By Mary-Louise Clews on 26 February 2018
Struggling to explain your complex idea? You’re not alone.
The digital health boom is being fuelled by amazing, potentially life-changing ideas, often created by very clever people with backgrounds in fields such as engineering and medicine.
A visitor to the SouthBank University SimDH event trials an AI based life-saving first aid training tool created by dualgood health.
However, there is always a very real danger that awe-inspiring inventions could fall by the virtual wayside because the idea is complicated and never articulated in a way that most people can grasp.
At a recent buzzing digital health showcase event organised as part of South Bank University’s SimDH programme (pictured) I got talking to someone who works for a key digital health championing organisation. They admitted they could spend up to half an hour having an app or other tech explained to them and they still wouldn’t have a clue what it is.
It doesn’t have to be this way.
We at Journalista are on a mission to help the engineers, mathematicians, academics, and clinicians and others with ideas that can change the world for the better. We’re passionate about seeing these amazing ideas and groundbreaking technologies take hold and thrive.
We’re not going to invent an app that uses behavioural science to prevent a person relapsing into depression, or uses AI to teach people how to administer life-saving first aid. That’s not our expertise. But we can use our in-depth experience and skills in communicating complex ideas in a simple way. We aim to play a small but potentially pivotal role in helping those ideas take hold and, ultimately, improve the quality of life for patients, health and care workers, carers and others.
Engineer husband and Consultant wife team Per Baumbach and Helene Bryde Andersen at Epitherm have created a potentially groundbreaking medical device which monitors patients for Sepsis warning signs non-invasively and continuously. They have helped to develop their product with the help of Southbank University’s electrical and electronic engineering Professor Dr Perry Xiao.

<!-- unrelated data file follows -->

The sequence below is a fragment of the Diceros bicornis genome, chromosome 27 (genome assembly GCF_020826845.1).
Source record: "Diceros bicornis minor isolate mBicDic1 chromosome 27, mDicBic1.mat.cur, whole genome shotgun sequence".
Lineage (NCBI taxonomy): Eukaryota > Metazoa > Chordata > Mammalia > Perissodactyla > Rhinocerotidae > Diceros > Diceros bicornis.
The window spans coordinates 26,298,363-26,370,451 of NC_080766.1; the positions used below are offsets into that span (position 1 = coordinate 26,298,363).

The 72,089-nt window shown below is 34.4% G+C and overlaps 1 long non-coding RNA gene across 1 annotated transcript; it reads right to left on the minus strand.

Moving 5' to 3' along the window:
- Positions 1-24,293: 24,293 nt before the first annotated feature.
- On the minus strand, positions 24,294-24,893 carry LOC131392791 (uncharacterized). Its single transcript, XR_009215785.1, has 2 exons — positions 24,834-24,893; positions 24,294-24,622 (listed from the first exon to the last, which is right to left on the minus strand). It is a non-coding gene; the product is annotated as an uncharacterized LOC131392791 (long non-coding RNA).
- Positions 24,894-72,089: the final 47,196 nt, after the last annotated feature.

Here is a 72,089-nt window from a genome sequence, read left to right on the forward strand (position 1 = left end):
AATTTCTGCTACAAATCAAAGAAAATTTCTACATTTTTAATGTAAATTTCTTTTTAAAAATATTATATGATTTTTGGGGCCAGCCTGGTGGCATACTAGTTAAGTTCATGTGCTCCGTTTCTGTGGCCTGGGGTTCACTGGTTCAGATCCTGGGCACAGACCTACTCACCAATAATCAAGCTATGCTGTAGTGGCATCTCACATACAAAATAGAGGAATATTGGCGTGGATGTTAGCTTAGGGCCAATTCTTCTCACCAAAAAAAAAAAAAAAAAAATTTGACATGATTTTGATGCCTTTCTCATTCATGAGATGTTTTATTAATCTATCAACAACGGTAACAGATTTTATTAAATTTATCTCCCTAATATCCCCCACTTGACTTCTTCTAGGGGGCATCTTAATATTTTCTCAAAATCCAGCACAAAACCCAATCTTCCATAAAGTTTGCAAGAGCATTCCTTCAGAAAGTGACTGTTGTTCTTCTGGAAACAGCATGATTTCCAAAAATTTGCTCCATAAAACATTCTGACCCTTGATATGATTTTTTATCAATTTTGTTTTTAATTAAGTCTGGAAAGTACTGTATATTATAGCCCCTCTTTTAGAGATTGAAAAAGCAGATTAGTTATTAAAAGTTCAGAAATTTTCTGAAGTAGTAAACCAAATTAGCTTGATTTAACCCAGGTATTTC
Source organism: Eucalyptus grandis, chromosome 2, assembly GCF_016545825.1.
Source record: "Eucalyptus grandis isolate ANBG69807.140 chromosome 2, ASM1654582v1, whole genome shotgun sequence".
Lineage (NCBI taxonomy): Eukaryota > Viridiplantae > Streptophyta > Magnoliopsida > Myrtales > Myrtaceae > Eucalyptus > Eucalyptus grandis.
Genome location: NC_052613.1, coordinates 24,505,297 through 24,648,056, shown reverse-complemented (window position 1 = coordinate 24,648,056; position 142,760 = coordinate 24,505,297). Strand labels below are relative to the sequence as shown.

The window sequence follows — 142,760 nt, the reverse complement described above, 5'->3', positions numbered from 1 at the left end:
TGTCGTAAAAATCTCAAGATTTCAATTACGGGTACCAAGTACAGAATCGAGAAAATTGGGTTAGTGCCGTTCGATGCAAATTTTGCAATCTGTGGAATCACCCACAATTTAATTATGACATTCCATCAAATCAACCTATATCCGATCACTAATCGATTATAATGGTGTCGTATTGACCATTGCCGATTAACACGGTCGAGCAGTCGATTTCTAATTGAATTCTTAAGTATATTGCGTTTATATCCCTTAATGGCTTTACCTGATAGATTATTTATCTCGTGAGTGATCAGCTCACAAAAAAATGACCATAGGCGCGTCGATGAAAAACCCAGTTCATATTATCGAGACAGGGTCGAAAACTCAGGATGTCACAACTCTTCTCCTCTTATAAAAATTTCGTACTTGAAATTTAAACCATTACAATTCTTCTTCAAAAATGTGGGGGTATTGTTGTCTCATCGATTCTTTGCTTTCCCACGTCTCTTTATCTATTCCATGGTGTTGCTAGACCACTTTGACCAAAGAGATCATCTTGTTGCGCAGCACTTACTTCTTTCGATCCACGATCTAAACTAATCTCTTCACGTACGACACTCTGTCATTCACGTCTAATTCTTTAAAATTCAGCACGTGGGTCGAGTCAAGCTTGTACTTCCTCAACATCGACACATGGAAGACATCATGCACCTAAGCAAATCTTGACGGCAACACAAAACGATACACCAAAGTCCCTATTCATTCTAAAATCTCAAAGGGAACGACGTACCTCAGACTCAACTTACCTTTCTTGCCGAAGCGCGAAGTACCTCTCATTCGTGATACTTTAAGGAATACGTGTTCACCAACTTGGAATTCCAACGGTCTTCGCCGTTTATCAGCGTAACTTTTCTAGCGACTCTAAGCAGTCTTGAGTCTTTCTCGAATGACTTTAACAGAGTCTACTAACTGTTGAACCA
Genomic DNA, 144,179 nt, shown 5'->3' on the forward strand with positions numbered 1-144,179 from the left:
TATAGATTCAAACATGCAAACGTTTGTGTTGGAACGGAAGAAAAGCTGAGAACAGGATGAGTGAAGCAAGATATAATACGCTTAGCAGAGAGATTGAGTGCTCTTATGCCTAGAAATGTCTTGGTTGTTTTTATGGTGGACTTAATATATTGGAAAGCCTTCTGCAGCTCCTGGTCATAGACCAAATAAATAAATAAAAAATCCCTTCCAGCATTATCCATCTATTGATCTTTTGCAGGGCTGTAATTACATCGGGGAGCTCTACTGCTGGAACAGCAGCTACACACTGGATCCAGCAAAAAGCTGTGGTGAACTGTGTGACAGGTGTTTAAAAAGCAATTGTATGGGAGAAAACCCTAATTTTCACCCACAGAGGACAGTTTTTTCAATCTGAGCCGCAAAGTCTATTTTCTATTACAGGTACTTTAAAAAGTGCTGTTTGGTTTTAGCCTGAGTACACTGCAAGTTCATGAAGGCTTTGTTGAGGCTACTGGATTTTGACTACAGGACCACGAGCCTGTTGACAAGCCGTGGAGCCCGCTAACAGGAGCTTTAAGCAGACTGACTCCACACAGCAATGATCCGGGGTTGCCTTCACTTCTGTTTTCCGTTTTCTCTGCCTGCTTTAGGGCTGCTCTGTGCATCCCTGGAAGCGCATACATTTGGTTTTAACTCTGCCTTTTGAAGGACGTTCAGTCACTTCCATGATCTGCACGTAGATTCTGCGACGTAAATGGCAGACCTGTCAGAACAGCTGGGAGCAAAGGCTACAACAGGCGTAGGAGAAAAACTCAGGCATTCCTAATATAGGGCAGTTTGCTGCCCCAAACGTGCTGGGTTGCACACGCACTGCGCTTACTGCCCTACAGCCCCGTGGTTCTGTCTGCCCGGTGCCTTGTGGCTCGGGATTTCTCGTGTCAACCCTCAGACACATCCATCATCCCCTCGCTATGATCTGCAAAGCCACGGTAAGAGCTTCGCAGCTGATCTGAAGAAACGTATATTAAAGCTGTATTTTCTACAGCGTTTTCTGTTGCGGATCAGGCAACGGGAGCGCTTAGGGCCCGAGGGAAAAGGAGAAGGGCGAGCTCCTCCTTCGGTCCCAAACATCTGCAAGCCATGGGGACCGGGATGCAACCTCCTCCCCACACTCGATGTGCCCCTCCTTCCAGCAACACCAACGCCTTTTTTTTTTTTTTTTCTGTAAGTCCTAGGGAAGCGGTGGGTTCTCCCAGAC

For example, we’re currently helping medCrowd, which aims to ensure the best care is given and received by bringing people together using messaging technology. Our work to help translate a fairly complex technology platform into simple to understand ideas has led to coverage from the British Medical Journal (BMJ) to the BBC via the HSJ and Digital Health.
Photo on wall of medCrowd founder Dr Felix Jackson at SimDH event in February. Felix has had invaluable product testing support from the SimDH programme tutors and students.
We are also currently working with a range of academic departments at Aston University to boost coverage of their key research and discoveries, from the MESO Brain project that’s seeing scientists grow ‘mini brains’ in the lab from stem cells to discover how we might one day be able to reverse dementia, to groundbreaking work that’s identified the numbers of young women at risk from stress-induced heart attacks. For more examples of how we’ve helped organisations and start-ups make their complex issues and ideas simple see our testimonials and case studies here.
Do you have a brilliant idea that could change the world but need help getting it noticed by a wider audience? Come and talk to us – we’d love to hear from you.